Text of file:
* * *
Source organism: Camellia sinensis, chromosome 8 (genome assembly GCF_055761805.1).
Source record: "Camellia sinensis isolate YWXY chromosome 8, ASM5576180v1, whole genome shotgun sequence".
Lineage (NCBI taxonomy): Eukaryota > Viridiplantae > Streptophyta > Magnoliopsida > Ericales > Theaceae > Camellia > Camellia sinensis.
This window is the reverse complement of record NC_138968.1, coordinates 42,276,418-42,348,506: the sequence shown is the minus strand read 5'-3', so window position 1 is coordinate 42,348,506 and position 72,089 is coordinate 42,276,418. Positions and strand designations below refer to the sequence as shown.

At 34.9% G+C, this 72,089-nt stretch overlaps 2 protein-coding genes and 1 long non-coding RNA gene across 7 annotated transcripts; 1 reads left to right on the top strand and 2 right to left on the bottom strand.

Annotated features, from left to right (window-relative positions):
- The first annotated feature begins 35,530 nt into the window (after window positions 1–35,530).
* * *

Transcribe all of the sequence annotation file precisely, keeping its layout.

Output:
Source organism: Camellia sinensis, chromosome 8 (genome assembly GCF_055761805.1).
Source record: "Camellia sinensis isolate YWXY chromosome 8, ASM5576180v1, whole genome shotgun sequence".
Lineage (NCBI taxonomy): Eukaryota > Viridiplantae > Streptophyta > Magnoliopsida > Ericales > Theaceae > Camellia > Camellia sinensis.
This window is the reverse complement of record NC_138968.1, coordinates 42,276,418-42,348,506: the sequence shown is the minus strand read 5'-3', so window position 1 is coordinate 42,348,506 and position 72,089 is coordinate 42,276,418. Positions and strand designations below refer to the sequence as shown.

At 34.9% G+C, this 72,089-nt stretch overlaps 2 protein-coding genes and 1 long non-coding RNA gene across 7 annotated transcripts; 1 reads left to right on the top strand and 2 right to left on the bottom strand.

Annotated features, from left to right (window-relative positions):
- The first annotated feature begins 35,530 nt into the window (after window positions 1–35,530).